* Blakely intimidated a key defense witness in the case, calling Ronald Coleman before trial and telling him if he showed up for trial, Coleman would be charged with drug offenses. Coleman, prepared to testify Baker told him he was lying about seeing Robinson shoot Box, did not show up to testify.
* When learning Baker was going to recant his testimony in 2004, “Blakely arranged for a uniformed officer in Park Hills, Missouri, to find Baker. While Baker was walking down a street in Park Hills, the officer drove up to Baker and handed him a telephone with Blakely on the other end.” Baker testified Blakely told him “We are watching you.” Baker testified he was intimidated to not testify in 2004 and instead stuck to his original testimony. In court, Blakely acknowledged the phone call occurred, but denied making the comment. The special prosecutor of the case, Elizabeth Bock, a deputy attorney general for the state, had expressly told Blakely not to contact Baker, but he ignored her direction, according to testimony.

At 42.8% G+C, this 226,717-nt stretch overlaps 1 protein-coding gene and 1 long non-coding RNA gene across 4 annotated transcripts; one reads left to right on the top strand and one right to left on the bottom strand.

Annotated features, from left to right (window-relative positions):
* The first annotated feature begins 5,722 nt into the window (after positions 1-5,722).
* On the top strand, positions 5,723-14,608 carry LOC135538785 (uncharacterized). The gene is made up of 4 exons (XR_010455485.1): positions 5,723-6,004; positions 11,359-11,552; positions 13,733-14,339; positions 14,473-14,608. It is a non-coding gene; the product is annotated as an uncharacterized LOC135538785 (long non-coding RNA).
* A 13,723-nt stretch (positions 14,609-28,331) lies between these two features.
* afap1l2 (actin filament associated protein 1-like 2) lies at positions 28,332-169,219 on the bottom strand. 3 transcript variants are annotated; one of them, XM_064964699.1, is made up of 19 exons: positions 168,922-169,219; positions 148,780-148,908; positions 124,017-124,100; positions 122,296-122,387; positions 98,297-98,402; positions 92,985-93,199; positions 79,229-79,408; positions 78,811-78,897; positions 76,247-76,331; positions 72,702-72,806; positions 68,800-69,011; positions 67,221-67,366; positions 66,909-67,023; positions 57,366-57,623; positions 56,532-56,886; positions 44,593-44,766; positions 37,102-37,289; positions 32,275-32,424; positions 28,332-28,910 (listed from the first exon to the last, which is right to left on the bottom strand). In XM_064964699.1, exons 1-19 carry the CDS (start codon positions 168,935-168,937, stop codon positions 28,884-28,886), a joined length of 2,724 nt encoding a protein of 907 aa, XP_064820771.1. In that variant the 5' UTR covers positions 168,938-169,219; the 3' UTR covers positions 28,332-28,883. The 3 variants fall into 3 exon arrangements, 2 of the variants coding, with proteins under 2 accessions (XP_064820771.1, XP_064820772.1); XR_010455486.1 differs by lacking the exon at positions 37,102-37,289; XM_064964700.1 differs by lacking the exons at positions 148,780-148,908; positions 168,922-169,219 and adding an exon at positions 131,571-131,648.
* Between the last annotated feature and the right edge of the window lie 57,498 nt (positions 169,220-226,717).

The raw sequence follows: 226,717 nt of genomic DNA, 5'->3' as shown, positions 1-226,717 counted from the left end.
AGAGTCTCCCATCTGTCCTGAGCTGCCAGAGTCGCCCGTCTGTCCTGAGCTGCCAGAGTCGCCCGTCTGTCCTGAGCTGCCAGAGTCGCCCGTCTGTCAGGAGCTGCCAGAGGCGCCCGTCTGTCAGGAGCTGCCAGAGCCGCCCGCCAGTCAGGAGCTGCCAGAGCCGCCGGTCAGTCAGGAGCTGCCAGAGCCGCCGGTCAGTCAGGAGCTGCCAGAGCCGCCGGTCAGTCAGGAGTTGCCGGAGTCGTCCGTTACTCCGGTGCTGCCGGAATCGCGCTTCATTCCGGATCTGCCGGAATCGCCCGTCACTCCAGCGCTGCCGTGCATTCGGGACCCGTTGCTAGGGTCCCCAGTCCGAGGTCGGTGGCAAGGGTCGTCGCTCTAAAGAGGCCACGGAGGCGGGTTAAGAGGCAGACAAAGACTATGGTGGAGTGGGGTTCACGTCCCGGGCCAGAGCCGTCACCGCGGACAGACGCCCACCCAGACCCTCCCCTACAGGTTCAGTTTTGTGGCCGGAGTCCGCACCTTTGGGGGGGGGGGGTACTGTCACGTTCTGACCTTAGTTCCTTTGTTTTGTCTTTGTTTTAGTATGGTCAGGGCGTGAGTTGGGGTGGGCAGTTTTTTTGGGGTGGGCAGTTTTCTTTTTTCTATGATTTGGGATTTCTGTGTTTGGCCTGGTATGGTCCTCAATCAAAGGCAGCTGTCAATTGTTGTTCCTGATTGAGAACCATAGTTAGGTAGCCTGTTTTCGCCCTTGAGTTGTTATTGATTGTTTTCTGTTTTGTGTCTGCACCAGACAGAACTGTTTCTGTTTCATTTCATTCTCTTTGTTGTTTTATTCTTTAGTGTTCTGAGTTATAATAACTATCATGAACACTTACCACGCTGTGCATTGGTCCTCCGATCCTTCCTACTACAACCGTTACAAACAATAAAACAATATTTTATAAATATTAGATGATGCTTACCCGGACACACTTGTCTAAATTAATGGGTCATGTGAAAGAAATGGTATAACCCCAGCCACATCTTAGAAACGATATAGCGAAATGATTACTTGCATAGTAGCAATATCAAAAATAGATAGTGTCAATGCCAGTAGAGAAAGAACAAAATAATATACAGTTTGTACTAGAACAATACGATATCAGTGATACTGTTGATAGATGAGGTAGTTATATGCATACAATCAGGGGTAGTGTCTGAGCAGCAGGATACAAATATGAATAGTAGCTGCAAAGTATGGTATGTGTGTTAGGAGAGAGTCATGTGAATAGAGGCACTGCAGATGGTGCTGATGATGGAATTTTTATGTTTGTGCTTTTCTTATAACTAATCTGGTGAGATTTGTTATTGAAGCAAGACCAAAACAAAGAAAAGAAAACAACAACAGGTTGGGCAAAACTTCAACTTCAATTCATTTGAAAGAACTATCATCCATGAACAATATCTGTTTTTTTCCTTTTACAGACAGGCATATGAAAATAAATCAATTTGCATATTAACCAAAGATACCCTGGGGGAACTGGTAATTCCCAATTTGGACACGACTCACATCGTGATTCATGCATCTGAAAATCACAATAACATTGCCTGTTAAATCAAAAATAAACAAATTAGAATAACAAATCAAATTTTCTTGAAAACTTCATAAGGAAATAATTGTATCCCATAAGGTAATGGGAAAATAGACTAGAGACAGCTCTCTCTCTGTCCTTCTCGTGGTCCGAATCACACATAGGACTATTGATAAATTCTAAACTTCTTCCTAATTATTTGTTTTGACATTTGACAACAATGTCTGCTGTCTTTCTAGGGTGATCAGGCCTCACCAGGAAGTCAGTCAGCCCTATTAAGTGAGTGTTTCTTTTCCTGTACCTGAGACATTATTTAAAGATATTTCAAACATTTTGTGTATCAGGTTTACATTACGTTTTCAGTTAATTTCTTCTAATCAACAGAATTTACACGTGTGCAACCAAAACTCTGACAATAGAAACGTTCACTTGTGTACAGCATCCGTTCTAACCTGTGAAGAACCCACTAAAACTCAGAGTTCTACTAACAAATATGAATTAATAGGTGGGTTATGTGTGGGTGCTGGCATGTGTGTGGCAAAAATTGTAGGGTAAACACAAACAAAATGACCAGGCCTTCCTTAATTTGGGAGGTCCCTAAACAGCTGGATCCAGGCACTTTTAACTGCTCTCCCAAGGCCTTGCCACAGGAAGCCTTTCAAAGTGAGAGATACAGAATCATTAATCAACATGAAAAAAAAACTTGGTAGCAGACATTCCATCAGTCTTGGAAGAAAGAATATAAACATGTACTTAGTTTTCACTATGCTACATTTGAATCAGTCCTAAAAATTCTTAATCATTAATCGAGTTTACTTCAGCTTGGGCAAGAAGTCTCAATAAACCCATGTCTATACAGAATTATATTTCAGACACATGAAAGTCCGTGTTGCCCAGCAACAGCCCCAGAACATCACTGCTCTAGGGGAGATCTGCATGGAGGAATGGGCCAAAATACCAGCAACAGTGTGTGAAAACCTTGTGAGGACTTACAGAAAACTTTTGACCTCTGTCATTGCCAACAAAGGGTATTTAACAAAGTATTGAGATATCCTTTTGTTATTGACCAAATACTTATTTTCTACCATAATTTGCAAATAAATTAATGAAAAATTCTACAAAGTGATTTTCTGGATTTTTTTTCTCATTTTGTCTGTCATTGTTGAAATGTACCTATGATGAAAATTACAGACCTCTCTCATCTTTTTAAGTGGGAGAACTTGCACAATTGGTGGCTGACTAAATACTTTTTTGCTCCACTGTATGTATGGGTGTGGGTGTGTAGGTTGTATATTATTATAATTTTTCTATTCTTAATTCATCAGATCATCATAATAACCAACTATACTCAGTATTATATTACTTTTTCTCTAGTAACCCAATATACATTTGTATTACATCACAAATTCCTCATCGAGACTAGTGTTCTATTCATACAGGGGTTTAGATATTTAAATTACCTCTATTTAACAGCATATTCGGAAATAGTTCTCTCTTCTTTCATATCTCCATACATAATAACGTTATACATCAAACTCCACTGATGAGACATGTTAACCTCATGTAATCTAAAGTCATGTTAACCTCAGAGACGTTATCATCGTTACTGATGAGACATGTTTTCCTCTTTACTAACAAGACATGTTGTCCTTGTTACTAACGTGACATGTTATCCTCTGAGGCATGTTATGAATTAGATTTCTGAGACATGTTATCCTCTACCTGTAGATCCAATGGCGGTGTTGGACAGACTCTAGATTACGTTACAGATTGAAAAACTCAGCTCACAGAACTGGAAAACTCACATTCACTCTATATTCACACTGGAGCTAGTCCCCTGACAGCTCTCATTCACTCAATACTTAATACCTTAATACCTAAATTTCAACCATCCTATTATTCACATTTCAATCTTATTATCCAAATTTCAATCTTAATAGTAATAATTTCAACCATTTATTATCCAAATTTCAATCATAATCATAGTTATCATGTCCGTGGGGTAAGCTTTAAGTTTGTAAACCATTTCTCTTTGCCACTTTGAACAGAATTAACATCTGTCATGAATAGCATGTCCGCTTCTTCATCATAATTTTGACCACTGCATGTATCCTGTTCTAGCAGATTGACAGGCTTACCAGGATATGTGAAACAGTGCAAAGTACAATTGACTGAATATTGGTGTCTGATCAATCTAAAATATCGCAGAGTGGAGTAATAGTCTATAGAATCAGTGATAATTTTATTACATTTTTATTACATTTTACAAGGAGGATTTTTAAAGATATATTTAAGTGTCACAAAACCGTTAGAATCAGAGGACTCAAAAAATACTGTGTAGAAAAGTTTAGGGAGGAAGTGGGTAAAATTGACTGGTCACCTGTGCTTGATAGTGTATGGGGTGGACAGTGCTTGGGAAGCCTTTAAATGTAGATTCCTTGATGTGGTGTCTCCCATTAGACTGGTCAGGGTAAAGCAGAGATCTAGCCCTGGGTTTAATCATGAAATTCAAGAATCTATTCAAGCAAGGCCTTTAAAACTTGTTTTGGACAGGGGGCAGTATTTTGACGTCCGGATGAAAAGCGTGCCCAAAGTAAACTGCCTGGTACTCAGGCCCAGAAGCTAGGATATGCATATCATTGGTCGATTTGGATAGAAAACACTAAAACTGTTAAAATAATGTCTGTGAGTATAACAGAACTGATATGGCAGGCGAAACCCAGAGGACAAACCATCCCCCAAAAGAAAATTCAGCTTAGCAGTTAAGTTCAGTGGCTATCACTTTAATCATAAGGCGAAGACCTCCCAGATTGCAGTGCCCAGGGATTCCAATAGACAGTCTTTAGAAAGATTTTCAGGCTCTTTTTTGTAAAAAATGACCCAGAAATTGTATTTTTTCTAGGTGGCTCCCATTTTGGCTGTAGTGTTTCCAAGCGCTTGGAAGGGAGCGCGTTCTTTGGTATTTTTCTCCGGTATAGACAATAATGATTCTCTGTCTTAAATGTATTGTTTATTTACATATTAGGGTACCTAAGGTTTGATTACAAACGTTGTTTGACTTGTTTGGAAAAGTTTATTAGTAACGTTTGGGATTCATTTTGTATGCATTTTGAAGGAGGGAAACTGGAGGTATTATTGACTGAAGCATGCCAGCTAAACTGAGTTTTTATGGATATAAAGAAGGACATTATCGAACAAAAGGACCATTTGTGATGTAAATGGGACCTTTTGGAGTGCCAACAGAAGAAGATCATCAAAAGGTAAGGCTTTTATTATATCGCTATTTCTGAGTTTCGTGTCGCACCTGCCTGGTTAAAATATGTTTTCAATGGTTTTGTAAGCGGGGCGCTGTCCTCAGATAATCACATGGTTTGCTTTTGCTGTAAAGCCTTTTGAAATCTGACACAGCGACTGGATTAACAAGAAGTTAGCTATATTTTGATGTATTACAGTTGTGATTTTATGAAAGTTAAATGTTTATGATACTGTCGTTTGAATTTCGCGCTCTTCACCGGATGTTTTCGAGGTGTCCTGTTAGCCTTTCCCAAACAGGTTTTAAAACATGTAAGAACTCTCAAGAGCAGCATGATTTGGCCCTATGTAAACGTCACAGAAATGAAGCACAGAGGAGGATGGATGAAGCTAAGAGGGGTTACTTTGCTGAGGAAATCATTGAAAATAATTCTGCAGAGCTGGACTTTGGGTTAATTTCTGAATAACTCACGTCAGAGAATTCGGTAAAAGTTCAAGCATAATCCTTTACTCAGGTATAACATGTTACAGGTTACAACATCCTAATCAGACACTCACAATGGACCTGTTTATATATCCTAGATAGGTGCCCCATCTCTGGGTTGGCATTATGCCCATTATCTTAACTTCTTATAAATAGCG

* Richison claimed he testified he overheard Robinson confess to the murder while in Scott County Jail after receiving threats by Sikeston police. He said his testimony was “false and coerced by the police,” according to the lawsuit. Richison testified police “schooled me on what to say and how to say it.”
“The foregoing acts and omissions of defendants were deliberate, reckless, wanton, motivated by evil motive or intent, done in bad faith and/or involve callous indifference to Robinson’s federally protected rights and therefore justify an award of punitive damages,” the lawsuit states. “... The individual defendants Blakely and Juden and others yet unknown agreed among themselves and others to act in concert to deprive Robinson of his clearly established constitutional rights as protected by the Fifth and Fourteenth amendments, including his right not to be deprived of liberty without due process of law.”